This piece arises from Future Tense, a collaboration among Arizona State University, the New America Foundation, and Slate. A Future Tense conference on life extension will be held at the New America Foundation on Tuesday, Nov. 16. (For more information and to sign up for the event, please visit the NAF Web site.) Read more of Slate's coverage on longevity.
We have grown accustomed to the wonders of clean water, indoor plumbing, laser surgery, genetic engineering, artificial joints, replacement body parts, and the much longer lives that accompany them. Yet we should remember that the vast majority of humans ever born died before the age of 10 from an infectious disease. Humanity responded to this high risk of early death with ingenious advances in public health and medical technology, the result of which was a dramatic 30-year boost in life expectancy in the 20th century. The longevity revolution that followed led to a trade-off for which the world was unprepared: the rise of an aged population suffering from multiple chronic degenerative diseases.
Older people may have always existed throughout history, but they were rare. Aging as we know it, and the diseases and disorders that accompany it, represent new phenomena—products of 20th century resourcefulness. When infectious diseases were largely vanquished in the developed world, few anticipated the extent to which chronic degenerative diseases would rise. We call them heart disease, cancer, stroke, arthritis, Alzheimer's disease, and many more, but we might as well collectively use one word to describe them all—aging.
Aging may be defined as the accumulation of random damage to the building blocks of life—especially to DNA, certain proteins, carbohydrates, and lipids (fats)—that begins early in life and eventually exceeds the body's self-repair capabilities. This damage gradually impairs the functioning of cells, tissues, organs, and organ systems, thereby increasing vulnerability to disease and giving rise to the characteristic manifestations of aging, such as loss of muscle and bone mass, decline in reaction time, compromised hearing and vision, and reduced elasticity of the skin.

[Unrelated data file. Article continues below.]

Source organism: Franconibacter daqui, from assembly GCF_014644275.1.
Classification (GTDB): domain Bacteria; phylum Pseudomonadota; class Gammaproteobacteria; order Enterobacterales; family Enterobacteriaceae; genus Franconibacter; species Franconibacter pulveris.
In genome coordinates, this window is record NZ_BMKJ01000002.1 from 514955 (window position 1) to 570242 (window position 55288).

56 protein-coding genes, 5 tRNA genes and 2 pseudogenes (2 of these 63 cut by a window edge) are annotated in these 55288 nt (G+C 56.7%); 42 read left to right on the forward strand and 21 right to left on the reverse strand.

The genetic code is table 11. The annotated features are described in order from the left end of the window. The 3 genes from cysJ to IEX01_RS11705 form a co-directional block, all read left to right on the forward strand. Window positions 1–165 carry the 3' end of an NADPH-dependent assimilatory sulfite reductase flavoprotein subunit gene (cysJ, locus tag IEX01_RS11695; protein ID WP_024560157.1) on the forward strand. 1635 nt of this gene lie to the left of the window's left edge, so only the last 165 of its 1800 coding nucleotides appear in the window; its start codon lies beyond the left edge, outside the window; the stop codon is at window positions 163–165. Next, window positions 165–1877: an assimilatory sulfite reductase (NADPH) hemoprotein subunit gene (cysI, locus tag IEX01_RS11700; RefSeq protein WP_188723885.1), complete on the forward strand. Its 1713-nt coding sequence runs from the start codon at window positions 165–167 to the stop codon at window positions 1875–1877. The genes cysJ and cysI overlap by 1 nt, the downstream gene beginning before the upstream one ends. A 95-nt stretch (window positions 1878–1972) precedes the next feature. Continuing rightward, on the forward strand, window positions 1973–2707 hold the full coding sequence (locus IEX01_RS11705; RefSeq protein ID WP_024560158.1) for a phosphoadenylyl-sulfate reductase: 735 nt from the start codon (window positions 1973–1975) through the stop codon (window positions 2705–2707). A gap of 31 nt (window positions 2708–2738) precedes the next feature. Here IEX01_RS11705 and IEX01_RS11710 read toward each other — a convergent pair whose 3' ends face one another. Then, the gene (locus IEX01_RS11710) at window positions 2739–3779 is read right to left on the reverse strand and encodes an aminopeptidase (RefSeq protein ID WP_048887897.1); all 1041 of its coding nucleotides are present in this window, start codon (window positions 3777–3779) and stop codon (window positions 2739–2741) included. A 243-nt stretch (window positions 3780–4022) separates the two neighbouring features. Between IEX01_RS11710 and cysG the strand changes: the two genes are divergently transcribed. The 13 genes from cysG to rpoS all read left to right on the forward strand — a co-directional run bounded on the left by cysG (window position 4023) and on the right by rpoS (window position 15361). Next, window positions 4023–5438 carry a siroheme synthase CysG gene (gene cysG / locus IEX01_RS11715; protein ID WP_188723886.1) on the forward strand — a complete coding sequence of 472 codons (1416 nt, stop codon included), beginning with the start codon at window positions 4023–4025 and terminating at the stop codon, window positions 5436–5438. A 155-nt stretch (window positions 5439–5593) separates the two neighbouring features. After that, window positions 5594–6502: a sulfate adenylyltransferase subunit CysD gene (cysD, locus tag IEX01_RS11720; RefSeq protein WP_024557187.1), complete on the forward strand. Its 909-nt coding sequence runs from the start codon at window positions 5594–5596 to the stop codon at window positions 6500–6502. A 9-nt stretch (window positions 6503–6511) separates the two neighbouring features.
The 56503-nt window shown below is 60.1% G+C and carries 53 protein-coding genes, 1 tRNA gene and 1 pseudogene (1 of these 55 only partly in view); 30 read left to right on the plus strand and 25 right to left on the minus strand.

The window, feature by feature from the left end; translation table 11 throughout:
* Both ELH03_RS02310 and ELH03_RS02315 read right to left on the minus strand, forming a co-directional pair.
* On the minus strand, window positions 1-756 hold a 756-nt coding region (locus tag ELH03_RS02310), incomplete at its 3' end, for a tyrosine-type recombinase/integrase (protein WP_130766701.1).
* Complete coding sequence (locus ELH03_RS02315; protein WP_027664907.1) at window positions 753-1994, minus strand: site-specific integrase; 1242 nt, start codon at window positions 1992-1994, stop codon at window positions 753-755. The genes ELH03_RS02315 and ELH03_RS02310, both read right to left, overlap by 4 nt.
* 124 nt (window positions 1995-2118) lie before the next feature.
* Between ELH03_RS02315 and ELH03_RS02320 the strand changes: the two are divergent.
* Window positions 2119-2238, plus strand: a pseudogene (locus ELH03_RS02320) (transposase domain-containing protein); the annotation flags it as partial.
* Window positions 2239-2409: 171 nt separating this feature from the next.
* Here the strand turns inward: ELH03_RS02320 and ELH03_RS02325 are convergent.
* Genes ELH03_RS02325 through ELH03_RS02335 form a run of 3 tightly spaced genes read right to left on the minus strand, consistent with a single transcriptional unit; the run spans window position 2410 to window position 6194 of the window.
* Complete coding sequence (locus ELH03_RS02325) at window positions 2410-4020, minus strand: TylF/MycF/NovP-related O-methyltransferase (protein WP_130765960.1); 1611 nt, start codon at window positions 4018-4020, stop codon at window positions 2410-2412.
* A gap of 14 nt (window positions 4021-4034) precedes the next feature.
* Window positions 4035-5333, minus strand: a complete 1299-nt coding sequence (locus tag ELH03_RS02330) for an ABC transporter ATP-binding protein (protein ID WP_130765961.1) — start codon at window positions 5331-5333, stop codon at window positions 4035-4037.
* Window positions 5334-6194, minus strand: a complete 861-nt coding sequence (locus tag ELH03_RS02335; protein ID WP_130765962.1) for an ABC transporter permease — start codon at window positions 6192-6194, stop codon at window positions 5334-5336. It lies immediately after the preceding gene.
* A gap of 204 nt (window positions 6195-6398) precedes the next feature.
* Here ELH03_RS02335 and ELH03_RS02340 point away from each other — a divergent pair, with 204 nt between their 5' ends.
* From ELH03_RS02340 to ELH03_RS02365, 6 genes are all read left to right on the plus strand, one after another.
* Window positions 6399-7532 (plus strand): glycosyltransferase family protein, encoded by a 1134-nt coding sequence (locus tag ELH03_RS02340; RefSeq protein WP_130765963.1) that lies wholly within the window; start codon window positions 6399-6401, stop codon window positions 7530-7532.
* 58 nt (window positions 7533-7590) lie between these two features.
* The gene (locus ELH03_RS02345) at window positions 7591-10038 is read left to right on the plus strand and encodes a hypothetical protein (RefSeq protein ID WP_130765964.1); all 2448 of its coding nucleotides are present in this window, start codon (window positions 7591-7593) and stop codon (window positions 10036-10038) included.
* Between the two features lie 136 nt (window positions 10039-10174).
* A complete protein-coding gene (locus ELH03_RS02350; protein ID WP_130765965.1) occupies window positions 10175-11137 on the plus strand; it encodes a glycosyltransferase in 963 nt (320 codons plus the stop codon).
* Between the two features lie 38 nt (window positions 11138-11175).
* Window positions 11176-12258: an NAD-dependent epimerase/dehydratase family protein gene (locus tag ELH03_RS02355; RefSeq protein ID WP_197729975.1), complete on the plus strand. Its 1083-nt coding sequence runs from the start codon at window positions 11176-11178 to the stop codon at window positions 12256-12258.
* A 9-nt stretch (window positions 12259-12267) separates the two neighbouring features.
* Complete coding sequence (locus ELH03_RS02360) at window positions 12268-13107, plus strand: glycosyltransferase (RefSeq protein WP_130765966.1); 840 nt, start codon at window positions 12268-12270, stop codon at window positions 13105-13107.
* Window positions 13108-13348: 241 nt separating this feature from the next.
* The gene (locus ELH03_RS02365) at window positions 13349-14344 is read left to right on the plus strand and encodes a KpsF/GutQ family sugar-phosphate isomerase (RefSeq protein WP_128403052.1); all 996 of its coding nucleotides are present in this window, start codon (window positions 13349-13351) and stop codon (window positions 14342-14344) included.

This accretion of molecular damage comes from many sources, including, ironically, the life-sustaining processes involved in converting the food we eat into usable energy. Aging should most appropriately be thought of as an inadvertent byproduct of operating the machinery of life, which means that evolution could not have given rise to these processes directly. Because nature does not have a program for aging and death, this makes it possible to conceive of interventions that influence the length and quality of our lives, but more importantly, it means evolution has given humanity an entrée into manipulating the speed with which we age.
Aging bodies with chronic diseases are not the same as young bodies with independently acquired infectious diseases. Yet medicine continues to act as if the diseases of aging are separate from the consequences of aging itself. It's true that modern medicine has produced miracle treatments for some chronic diseases, such as dialysis for kidney failure, stents and bypass surgery for coronary artery disease, and new diagnostic procedures for detecting and successfully treating disease early. And we are learning how modifying behavioral risk factors can postpone the onset and progression of chronic diseases, such as keeping cholesterol in check to help prevent heart disease, losing weight to help prevent Type II diabetes, and quitting smoking to lower the risk of cancer.
However, while the risk of many infectious diseases can theoretically be reduced to zero through human interventions, even a complete control of behavioral risk factors for chronic degenerative diseases still leaves a population vulnerable to the destructive biological processes of aging. Humanity is paying a heavy price for the privilege of living extended lives—a new and much more complicated relationship with disease.
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